Elizabeth Ann Jonas currently holds a position as professor in the Department of Internal Medicine, in the endocrinology section, and a secondary appointment in the Department of Neuroscience at Yale University. She attended Yale University and New York University School of Medicine, where she was elected to the Alpha Omega Alpha society. She maintains board certification in neurology and in internal medicine, and is active clinically as an attending physician at Yale-New Haven Hospital.
Jonas is a previous recipient of a physician-scientist award from the National Institutes of Health (NIH), a Professional Opportunities for Women in Research and Education (POWRE) award from the National Science Foundation (NSF) and an American Heart Established Investigator award. Her laboratory is currently supported by the National Institute of Neurological Disorders and Stroke, and she has recently been awarded a Jacob Javits Neuroscience Investigator Award.
Jonas serves as chair of the awards committee for the Marine Biological Laboratory (MBL) in Woods Hole, Massachusetts, and is a faculty member of the NSF Research Experiences for Undergraduates program at the MBL. Also at the MBL, she serves as an advisor to the Grass Fellowship Program. She serves as a faculty member of Yale’s Discovery to Cure and Summer to Advance Research Training (START) programs, and is currently serving as a member of the Yale Funds and Fellowship Committee. She has recently completed service as a permanent member of the NIH Study Section of Neural Oxidative Metabolism and Death, where she now serves an ad hoc role. She formerly served as the council head and meeting organizer of the New Haven unit of the William Osler Interurban Clinical Club and is currently serving as co-chair of the bioenergetics subgroup of the Biophysical Society, as co-chair of the Status of Women in Medicine at Yale (an advisory committee to the Medical School Administration on women’s issues) and as an associate editor for The FASEB Journal. In addition, she is chair of the organizing committee of the celebration of 100 years of Women in Medicine at Yale.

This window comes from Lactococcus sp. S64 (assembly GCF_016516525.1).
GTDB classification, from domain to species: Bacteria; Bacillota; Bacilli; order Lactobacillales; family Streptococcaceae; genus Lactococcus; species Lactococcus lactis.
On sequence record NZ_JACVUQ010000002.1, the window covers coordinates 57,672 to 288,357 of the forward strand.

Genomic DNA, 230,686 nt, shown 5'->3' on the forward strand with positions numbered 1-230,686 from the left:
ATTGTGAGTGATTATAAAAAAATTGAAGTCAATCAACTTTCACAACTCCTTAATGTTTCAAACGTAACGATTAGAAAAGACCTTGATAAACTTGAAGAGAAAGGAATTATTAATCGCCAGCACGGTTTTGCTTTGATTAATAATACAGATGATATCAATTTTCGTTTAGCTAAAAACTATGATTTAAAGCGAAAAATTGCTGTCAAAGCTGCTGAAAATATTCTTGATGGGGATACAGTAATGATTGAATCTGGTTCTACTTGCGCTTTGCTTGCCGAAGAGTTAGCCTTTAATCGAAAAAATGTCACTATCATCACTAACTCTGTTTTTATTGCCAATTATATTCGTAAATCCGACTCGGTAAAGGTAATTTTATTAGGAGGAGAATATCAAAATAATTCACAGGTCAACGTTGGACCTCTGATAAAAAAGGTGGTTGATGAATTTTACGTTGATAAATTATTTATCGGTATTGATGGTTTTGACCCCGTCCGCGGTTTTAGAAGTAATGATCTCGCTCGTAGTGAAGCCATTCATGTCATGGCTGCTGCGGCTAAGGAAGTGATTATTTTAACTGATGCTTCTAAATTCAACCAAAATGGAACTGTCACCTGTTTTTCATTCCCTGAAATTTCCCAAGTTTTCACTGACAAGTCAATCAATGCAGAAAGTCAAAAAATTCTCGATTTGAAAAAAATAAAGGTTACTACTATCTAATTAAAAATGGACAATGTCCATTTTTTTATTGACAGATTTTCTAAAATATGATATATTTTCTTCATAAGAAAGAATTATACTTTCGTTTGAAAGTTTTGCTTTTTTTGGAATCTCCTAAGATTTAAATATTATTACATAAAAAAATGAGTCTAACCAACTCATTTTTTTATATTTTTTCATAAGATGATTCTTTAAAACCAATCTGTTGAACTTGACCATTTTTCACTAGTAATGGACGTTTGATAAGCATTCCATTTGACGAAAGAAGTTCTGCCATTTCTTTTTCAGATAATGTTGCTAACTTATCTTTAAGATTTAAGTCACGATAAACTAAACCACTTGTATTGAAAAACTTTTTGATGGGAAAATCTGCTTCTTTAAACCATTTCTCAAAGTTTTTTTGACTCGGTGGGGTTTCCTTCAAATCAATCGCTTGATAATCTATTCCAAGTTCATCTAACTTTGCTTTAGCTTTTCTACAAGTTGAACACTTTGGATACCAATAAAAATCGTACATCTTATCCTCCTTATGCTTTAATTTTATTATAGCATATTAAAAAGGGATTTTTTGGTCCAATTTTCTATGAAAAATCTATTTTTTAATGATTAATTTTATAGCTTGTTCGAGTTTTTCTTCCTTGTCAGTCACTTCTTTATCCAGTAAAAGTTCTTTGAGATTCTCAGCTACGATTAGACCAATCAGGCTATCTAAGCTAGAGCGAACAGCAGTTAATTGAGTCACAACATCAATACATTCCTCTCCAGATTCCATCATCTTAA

Jonas’s current scientific work concentrates on understanding synaptic function and neuronal cell death from the point of view of metabolic control, chiefly focusing on mechanisms of mitochondrial dysfunction in synapses within neurons undergoing developmental and neurodegenerative brain disorders. She finds that anti-cell death (anti-apoptotic) proteins not only inhibit cell death, but also counteract synaptic dysfunction and enhance the efficiency of metabolism of neurons by interacting directly with the mitochondrial ATP synthase. This function supports synaptic plasticity in models of learning and memory and neurodevelopment, and may counteract neurodegeneration. Current projects in this area include studies of the role of mitochondria in hippocampal long-term potentiation, brain ischemia, fragile X disorder and Parkinson’s disease. Recent discoveries in her laboratory place Jonas’s work at the center of a scientific controversy regarding the molecular identity and function of the long-sought-after cell-death-inducing ion channel known as the ‘mitochondrial permeability transition pore’ (mPTP) and her laboratory is actively working to further define their findings using the techniques of structural biology, mitochondrial ion channel recordings and mutagenesis.
Jonas collaborates with investigators throughout the world who study mitochondrial metabolism in degenerative and developmental diseases.